Hopefully something is brought up at the next riders meeting to where the actual finish line is located.
Finally the long wait is over. Let the racing begin . . .
2012 Supercross Season has begun with a predictable 450 winner, Ryan Villopoto, an odd track for the first round and a new 250 winner, Cole Seely.
450 – (1) Ryan Villopoto seems the most prepared early on since he is the only top guy that didn’t make major team changes from last year. He could rack up a lot of points early if the other guys don’t watch out. (2) Chad Reed was consistent for second and looking more confident with his factory Honda equipment. (3) Ryan Dungey looked like he was taking the first round easy on his maiden KTM voyage by not taking too many chances and making sure he was in the top 3 all night. (4) Justin Brayton worked hard all night and earned 4th in his first factory Honda race. (5) Jake Weimer raced unnoticed most of the night to work his way through the pack to a top 5 finish. (6) James Stewart rode fast and fell just as fast. He should settle in more towards the top 3 now that the first round is behind him.
250 – (1) Cole Seely was a man on a mission. He looked fast, working the bike with a lot of body english, and he blasted past the field early to earn the win. (2) Tyla Rattray must of been working on his starts because he didn’t make a single start lower than top 2. (3) Eli Tomac fought through the pack to earn third, but needs to get better starts if he wants to win the 2012 SX Lites West title. (4) Marvin Musquin had a successful 1st supercross race in 4th. (5) Ryan Sipes finished top 5, but needs to get better starts early in the season. (6) Dean Wilson looked nervous and off key with his late race crash – he could win once he shakes off the nerves.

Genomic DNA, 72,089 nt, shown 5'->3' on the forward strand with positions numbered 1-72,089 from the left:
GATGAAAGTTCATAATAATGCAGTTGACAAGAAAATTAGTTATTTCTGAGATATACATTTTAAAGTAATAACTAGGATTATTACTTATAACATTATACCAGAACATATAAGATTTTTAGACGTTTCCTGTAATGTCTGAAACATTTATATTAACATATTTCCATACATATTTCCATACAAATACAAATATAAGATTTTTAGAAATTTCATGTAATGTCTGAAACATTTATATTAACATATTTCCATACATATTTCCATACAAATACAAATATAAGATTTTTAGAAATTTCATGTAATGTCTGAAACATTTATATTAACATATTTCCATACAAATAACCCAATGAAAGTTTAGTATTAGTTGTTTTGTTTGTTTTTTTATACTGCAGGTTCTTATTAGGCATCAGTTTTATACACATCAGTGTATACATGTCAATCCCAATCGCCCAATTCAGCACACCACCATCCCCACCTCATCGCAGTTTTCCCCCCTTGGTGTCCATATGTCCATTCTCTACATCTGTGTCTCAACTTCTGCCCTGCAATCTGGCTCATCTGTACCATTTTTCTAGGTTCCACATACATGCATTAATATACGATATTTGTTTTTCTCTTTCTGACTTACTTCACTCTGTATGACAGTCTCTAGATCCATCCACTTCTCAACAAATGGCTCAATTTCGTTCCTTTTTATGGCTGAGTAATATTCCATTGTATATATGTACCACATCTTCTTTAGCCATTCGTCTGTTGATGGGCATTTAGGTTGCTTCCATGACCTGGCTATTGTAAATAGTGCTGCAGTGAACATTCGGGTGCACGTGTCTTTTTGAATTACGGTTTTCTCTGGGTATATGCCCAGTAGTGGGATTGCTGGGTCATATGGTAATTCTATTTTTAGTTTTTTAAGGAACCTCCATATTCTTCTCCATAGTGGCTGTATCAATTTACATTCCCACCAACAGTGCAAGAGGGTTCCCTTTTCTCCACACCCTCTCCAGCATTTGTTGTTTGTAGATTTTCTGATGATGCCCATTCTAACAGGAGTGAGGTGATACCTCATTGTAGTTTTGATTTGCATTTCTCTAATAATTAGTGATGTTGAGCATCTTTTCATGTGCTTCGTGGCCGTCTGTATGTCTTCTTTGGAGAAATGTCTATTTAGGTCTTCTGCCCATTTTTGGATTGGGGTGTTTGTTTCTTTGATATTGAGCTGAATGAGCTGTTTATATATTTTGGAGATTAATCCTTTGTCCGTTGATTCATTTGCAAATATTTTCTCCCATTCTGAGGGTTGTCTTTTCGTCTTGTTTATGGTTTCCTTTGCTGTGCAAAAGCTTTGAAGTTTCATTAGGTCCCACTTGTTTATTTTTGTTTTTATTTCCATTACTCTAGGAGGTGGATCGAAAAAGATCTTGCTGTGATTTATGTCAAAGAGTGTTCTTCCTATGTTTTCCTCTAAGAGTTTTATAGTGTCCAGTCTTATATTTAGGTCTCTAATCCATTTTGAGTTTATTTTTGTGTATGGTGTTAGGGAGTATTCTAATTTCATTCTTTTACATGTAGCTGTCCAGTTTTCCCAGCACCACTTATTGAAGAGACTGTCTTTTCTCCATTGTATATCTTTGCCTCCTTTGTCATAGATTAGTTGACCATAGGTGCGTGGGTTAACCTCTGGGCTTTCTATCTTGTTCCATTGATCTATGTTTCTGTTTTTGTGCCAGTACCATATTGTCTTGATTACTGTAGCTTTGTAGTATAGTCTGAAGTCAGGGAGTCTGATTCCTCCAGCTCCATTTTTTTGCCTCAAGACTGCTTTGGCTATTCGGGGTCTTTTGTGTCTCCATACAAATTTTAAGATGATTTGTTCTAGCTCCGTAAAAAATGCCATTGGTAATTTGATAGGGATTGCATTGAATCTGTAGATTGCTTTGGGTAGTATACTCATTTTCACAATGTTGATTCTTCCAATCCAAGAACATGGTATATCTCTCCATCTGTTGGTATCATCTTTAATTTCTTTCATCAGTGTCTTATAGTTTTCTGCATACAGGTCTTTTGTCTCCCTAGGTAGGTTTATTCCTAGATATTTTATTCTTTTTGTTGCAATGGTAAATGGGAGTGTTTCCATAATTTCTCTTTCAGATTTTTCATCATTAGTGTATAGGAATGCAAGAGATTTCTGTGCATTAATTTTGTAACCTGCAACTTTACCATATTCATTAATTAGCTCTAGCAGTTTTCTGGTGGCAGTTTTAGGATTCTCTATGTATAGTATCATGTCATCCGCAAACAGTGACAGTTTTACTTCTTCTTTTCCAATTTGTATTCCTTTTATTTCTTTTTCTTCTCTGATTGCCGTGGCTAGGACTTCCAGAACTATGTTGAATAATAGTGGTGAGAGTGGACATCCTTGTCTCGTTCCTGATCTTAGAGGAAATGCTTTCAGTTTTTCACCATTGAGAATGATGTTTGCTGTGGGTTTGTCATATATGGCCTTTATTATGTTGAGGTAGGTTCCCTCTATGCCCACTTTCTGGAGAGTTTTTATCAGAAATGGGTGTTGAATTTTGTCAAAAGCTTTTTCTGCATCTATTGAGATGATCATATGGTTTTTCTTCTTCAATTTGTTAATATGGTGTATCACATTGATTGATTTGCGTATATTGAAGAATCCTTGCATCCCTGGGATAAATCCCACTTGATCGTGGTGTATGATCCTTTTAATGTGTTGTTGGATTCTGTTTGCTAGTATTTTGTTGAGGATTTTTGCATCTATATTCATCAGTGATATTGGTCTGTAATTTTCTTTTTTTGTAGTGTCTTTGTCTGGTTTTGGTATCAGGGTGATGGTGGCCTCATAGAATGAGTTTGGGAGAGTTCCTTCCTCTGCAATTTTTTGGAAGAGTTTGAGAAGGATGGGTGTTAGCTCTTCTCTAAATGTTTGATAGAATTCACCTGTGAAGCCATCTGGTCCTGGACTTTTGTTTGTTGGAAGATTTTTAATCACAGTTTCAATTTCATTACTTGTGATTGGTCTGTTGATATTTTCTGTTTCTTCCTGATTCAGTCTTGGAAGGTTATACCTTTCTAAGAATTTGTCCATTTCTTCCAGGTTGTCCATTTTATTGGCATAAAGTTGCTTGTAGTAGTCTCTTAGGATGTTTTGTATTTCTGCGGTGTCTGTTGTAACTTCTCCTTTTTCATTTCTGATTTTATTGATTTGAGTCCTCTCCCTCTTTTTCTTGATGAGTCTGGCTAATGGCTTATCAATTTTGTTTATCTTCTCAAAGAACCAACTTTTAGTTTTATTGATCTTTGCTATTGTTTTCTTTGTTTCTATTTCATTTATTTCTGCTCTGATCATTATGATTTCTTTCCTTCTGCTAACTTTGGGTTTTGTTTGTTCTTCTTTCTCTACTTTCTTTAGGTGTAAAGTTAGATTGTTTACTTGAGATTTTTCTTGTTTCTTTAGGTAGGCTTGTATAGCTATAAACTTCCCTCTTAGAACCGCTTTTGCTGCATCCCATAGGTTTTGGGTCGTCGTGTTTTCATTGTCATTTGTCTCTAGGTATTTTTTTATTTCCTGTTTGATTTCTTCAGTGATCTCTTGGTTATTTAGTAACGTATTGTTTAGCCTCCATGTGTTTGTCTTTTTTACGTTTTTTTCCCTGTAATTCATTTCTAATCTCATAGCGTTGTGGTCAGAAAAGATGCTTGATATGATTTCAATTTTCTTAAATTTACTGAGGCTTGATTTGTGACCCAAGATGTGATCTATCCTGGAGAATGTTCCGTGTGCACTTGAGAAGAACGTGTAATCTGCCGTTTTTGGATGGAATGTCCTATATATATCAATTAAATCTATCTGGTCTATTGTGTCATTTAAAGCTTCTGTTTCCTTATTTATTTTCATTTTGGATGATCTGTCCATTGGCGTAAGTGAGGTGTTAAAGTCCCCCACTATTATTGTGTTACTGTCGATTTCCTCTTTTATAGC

Here’s a recap of the Anaheim 1 Round – Thanks GoPro Video
Track – The Anaheim 1 round featured a different track, some said was not a true supercross track. Chad Reed didn’t like it, but he seemed to cope. The middle section was more motocross/enduro than supercross but made the racers think out of the box to find new lines. The staggered mounds with offset heights made for a one line affair, but was really a good way to bring the riders together without resorting to t-bone moves that the typical supercross 180 bowl berms do. It was probably a good idea to run a different SX track at the first round to keep the field from killing each other so early in the season. It’s a long season and to mix up with different track designs is refreshing from the cookie cutter SX tracks.
This years racing should provide a lot of fireworks, maybe more than last year . . . .
2012 AMA Supercross - Round 1 Start (photo by VitalMX.com)
Race On . . .
Here is a nice, stylish video of Ryan Dungey at KTM’s California Test Track.
Thank you MXA